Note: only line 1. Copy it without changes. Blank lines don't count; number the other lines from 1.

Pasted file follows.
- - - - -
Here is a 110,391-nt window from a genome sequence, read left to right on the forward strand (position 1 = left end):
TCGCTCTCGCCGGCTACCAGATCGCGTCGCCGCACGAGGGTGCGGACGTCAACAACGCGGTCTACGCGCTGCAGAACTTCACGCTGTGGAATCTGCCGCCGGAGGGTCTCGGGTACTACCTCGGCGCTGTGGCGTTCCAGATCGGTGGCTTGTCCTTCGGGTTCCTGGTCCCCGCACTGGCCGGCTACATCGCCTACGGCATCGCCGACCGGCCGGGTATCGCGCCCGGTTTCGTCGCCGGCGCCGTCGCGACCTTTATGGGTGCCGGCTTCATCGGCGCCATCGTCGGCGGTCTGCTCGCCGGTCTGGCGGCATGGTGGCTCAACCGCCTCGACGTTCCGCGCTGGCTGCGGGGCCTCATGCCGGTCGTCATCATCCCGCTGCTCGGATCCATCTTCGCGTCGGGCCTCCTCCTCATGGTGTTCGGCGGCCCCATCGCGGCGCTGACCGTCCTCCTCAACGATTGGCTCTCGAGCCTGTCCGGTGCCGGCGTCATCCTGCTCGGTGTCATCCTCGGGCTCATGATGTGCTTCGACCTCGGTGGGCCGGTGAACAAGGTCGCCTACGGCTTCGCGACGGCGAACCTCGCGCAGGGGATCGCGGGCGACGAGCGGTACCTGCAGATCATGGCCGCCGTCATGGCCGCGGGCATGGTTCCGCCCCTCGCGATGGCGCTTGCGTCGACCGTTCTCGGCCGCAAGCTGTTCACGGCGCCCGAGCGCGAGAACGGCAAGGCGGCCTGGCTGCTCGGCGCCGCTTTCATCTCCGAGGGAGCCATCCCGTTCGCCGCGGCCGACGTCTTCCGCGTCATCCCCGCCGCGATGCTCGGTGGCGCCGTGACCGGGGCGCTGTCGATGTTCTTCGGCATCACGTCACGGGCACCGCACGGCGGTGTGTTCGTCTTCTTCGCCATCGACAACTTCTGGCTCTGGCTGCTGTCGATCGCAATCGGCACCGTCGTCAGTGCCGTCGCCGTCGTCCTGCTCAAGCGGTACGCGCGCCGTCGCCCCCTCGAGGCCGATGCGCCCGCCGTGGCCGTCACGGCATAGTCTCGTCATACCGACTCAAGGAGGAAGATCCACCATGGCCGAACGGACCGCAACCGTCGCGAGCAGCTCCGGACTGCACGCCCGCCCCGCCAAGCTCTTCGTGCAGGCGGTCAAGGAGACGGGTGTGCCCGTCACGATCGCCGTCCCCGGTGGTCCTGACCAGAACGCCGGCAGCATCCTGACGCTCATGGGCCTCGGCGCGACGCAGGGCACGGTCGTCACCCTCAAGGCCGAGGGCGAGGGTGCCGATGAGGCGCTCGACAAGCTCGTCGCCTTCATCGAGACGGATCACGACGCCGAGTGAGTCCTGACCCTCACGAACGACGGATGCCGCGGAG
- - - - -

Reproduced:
Here is a 110,391-nt window from a genome sequence, read left to right on the forward strand (position 1 = left end):